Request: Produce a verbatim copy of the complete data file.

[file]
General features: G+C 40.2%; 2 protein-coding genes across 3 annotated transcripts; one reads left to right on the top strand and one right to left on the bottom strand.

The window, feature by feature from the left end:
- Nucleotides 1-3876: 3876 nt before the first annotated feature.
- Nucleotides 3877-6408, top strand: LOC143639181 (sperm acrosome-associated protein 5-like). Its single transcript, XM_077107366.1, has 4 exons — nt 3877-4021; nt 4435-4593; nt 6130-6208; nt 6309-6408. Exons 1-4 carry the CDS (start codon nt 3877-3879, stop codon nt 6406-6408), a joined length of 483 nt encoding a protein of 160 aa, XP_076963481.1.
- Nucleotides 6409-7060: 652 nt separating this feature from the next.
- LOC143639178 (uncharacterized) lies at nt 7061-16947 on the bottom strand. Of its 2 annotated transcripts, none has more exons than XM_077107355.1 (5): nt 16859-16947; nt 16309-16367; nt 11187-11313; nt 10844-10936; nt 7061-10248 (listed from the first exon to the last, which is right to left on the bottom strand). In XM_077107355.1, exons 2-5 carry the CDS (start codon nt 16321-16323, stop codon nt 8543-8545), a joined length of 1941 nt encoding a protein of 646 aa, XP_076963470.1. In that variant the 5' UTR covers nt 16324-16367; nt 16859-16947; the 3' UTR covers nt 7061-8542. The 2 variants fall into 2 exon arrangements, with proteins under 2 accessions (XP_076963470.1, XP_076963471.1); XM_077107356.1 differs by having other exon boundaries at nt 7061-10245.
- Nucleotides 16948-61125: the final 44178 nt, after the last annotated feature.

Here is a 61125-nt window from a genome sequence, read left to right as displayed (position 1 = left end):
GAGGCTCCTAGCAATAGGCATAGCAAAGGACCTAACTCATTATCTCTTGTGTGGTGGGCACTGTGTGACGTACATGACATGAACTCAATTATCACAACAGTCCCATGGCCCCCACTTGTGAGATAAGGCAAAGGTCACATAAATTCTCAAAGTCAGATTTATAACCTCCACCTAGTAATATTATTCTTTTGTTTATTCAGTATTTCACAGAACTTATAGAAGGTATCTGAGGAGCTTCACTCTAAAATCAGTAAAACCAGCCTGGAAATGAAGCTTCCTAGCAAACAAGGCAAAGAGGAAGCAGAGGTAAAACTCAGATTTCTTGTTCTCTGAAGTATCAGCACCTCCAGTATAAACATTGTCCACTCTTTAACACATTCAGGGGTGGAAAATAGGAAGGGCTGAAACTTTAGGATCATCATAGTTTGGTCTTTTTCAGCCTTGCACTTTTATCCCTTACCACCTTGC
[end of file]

General features: G+C 40.2%; 2 protein-coding genes across 3 annotated transcripts; one reads left to right on the top strand and one right to left on the bottom strand.

The window, feature by feature from the left end:
- Nucleotides 1-3876: 3876 nt before the first annotated feature.
- Nucleotides 3877-6408, top strand: LOC143639181 (sperm acrosome-associated protein 5-like). Its single transcript, XM_077107366.1, has 4 exons — nt 3877-4021; nt 4435-4593; nt 6130-6208; nt 6309-6408. Exons 1-4 carry the CDS (start codon nt 3877-3879, stop codon nt 6406-6408), a joined length of 483 nt encoding a protein of 160 aa, XP_076963481.1.
- Nucleotides 6409-7060: 652 nt separating this feature from the next.
- LOC143639178 (uncharacterized) lies at nt 7061-16947 on the bottom strand. Of its 2 annotated transcripts, none has more exons than XM_077107355.1 (5): nt 16859-16947; nt 16309-16367; nt 11187-11313; nt 10844-10936; nt 7061-10248 (listed from the first exon to the last, which is right to left on the bottom strand). In XM_077107355.1, exons 2-5 carry the CDS (start codon nt 16321-16323, stop codon nt 8543-8545), a joined length of 1941 nt encoding a protein of 646 aa, XP_076963470.1. In that variant the 5' UTR covers nt 16324-16367; nt 16859-16947; the 3' UTR covers nt 7061-8542. The 2 variants fall into 2 exon arrangements, with proteins under 2 accessions (XP_076963470.1, XP_076963471.1); XM_077107356.1 differs by having other exon boundaries at nt 7061-10245.
- Nucleotides 16948-61125: the final 44178 nt, after the last annotated feature.

Here is a 61125-nt window from a genome sequence, read left to right as displayed (position 1 = left end):
GAGGCTCCTAGCAATAGGCATAGCAAAGGACCTAACTCATTATCTCTTGTGTGGTGGGCACTGTGTGACGTACATGACATGAACTCAATTATCACAACAGTCCCATGGCCCCCACTTGTGAGATAAGGCAAAGGTCACATAAATTCTCAAAGTCAGATTTATAACCTCCACCTAGTAATATTATTCTTTTGTTTATTCAGTATTTCACAGAACTTATAGAAGGTATCTGAGGAGCTTCACTCTAAAATCAGTAAAACCAGCCTGGAAATGAAGCTTCCTAGCAAACAAGGCAAAGAGGAAGCAGAGGTAAAACTCAGATTTCTTGTTCTCTGAAGTATCAGCACCTCCAGTATAAACATTGTCCACTCTTTAACACATTCAGGGGTGGAAAATAGGAAGGGCTGAAACTTTAGGATCATCATAGTTTGGTCTTTTTCAGCCTTGCACTTTTATCCCTTACCACCTTGC